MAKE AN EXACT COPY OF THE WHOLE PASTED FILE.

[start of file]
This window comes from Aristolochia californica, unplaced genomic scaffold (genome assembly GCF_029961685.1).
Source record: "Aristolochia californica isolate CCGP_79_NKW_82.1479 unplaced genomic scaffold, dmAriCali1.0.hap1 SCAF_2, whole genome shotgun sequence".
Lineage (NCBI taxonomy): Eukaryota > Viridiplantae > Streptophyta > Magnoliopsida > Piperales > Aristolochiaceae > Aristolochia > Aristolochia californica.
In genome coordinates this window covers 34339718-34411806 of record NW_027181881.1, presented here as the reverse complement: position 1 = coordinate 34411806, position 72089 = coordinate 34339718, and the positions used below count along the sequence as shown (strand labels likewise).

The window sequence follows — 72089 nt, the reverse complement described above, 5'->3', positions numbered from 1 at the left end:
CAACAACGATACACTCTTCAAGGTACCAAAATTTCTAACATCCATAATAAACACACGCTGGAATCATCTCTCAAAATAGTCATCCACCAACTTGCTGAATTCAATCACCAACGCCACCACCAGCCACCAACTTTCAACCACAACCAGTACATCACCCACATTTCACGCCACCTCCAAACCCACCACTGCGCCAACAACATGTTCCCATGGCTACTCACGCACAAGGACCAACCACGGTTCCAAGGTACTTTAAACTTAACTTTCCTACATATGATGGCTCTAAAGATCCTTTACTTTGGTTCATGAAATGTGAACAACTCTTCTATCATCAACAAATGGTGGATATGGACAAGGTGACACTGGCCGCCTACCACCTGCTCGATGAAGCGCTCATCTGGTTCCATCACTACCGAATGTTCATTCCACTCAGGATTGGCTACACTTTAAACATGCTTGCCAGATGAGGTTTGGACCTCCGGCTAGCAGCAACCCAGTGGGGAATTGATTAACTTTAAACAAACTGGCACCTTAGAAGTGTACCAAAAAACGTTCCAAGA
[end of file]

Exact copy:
This window comes from Aristolochia californica, unplaced genomic scaffold (genome assembly GCF_029961685.1).
Source record: "Aristolochia californica isolate CCGP_79_NKW_82.1479 unplaced genomic scaffold, dmAriCali1.0.hap1 SCAF_2, whole genome shotgun sequence".
Lineage (NCBI taxonomy): Eukaryota > Viridiplantae > Streptophyta > Magnoliopsida > Piperales > Aristolochiaceae > Aristolochia > Aristolochia californica.
In genome coordinates this window covers 34339718-34411806 of record NW_027181881.1, presented here as the reverse complement: position 1 = coordinate 34411806, position 72089 = coordinate 34339718, and the positions used below count along the sequence as shown (strand labels likewise).

The window sequence follows — 72089 nt, the reverse complement described above, 5'->3', positions numbered from 1 at the left end:
CAACAACGATACACTCTTCAAGGTACCAAAATTTCTAACATCCATAATAAACACACGCTGGAATCATCTCTCAAAATAGTCATCCACCAACTTGCTGAATTCAATCACCAACGCCACCACCAGCCACCAACTTTCAACCACAACCAGTACATCACCCACATTTCACGCCACCTCCAAACCCACCACTGCGCCAACAACATGTTCCCATGGCTACTCACGCACAAGGACCAACCACGGTTCCAAGGTACTTTAAACTTAACTTTCCTACATATGATGGCTCTAAAGATCCTTTACTTTGGTTCATGAAATGTGAACAACTCTTCTATCATCAACAAATGGTGGATATGGACAAGGTGACACTGGCCGCCTACCACCTGCTCGATGAAGCGCTCATCTGGTTCCATCACTACCGAATGTTCATTCCACTCAGGATTGGCTACACTTTAAACATGCTTGCCAGATGAGGTTTGGACCTCCGGCTAGCAGCAACCCAGTGGGGAATTGATTAACTTTAAACAAACTGGCACCTTAGAAGTGTACCAAAAAACGTTCCAAGA